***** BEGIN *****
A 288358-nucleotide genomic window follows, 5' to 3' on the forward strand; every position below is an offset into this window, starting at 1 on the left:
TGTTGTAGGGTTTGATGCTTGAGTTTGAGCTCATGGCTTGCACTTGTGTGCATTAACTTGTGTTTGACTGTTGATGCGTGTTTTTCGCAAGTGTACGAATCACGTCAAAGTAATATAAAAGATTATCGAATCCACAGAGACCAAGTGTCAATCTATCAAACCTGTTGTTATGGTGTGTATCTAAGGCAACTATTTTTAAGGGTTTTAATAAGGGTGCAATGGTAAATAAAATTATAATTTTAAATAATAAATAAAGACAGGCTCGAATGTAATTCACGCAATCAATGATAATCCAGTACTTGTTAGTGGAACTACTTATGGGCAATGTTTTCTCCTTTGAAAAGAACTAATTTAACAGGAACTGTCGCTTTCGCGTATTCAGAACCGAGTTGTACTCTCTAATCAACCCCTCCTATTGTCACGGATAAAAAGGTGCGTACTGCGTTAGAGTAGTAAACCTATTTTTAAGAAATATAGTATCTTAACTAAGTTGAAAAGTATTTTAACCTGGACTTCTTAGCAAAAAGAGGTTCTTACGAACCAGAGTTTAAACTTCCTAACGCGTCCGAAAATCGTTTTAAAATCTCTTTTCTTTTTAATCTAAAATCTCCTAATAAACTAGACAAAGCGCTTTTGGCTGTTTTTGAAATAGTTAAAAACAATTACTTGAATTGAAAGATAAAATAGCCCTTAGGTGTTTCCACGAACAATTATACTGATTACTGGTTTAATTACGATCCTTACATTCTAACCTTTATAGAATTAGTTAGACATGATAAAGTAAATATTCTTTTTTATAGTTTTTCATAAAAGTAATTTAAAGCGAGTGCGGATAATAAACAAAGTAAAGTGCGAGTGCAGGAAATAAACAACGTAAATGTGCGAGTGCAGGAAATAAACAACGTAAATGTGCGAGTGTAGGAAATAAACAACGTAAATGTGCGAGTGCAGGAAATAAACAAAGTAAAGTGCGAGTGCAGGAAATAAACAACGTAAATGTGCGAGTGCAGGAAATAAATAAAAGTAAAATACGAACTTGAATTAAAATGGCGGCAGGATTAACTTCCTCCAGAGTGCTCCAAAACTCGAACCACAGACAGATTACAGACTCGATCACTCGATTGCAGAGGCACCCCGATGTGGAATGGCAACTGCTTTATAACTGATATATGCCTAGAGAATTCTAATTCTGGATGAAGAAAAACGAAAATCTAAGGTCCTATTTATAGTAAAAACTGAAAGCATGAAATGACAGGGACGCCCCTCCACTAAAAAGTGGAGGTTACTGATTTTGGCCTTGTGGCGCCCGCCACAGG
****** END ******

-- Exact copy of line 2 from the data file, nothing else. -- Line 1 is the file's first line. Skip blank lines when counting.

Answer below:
TGTTGTAGGGTTTGATGCTTGAGTTTGAGCTCATGGCTTGCACTTGTGTGCATTAACTTGTGTTTGACTGTTGATGCGTGTTTTTCGCAAGTGTACGAATCACGTCAAAGTAATATAAAAGATTATCGAATCCACAGAGACCAAGTGTCAATCTATCAAACCTGTTGTTATGGTGTGTATCTAAGGCAACTATTTTTAAGGGTTTTAATAAGGGTGCAATGGTAAATAAAATTATAATTTTAAATAATAAATAAAGACAGGCTCGAATGTAATTCACGCAATCAATGATAATCCAGTACTTGTTAGTGGAACTACTTATGGGCAATGTTTTCTCCTTTGAAAAGAACTAATTTAACAGGAACTGTCGCTTTCGCGTATTCAGAACCGAGTTGTACTCTCTAATCAACCCCTCCTATTGTCACGGATAAAAAGGTGCGTACTGCGTTAGAGTAGTAAACCTATTTTTAAGAAATATAGTATCTTAACTAAGTTGAAAAGTATTTTAACCTGGACTTCTTAGCAAAAAGAGGTTCTTACGAACCAGAGTTTAAACTTCCTAACGCGTCCGAAAATCGTTTTAAAATCTCTTTTCTTTTTAATCTAAAATCTCCTAATAAACTAGACAAAGCGCTTTTGGCTGTTTTTGAAATAGTTAAAAACAATTACTTGAATTGAAAGATAAAATAGCCCTTAGGTGTTTCCACGAACAATTATACTGATTACTGGTTTAATTACGATCCTTACATTCTAACCTTTATAGAATTAGTTAGACATGATAAAGTAAATATTCTTTTTTATAGTTTTTCATAAAAGTAATTTAAAGCGAGTGCGGATAATAAACAAAGTAAAGTGCGAGTGCAGGAAATAAACAACGTAAATGTGCGAGTGCAGGAAATAAACAACGTAAATGTGCGAGTGTAGGAAATAAACAACGTAAATGTGCGAGTGCAGGAAATAAACAAAGTAAAGTGCGAGTGCAGGAAATAAACAACGTAAATGTGCGAGTGCAGGAAATAAATAAAAGTAAAATACGAACTTGAATTAAAATGGCGGCAGGATTAACTTCCTCCAGAGTGCTCCAAAACTCGAACCACAGACAGATTACAGACTCGATCACTCGATTGCAGAGGCACCCCGATGTGGAATGGCAACTGCTTTATAACTGATATATGCCTAGAGAATTCTAATTCTGGATGAAGAAAAACGAAAATCTAAGGTCCTATTTATAGTAAAAACTGAAAGCATGAAATGACAGGGACGCCCCTCCACTAAAAAGTGGAGGTTACTGATTTTGGCCTTGTGGCGCCCGCCACAGG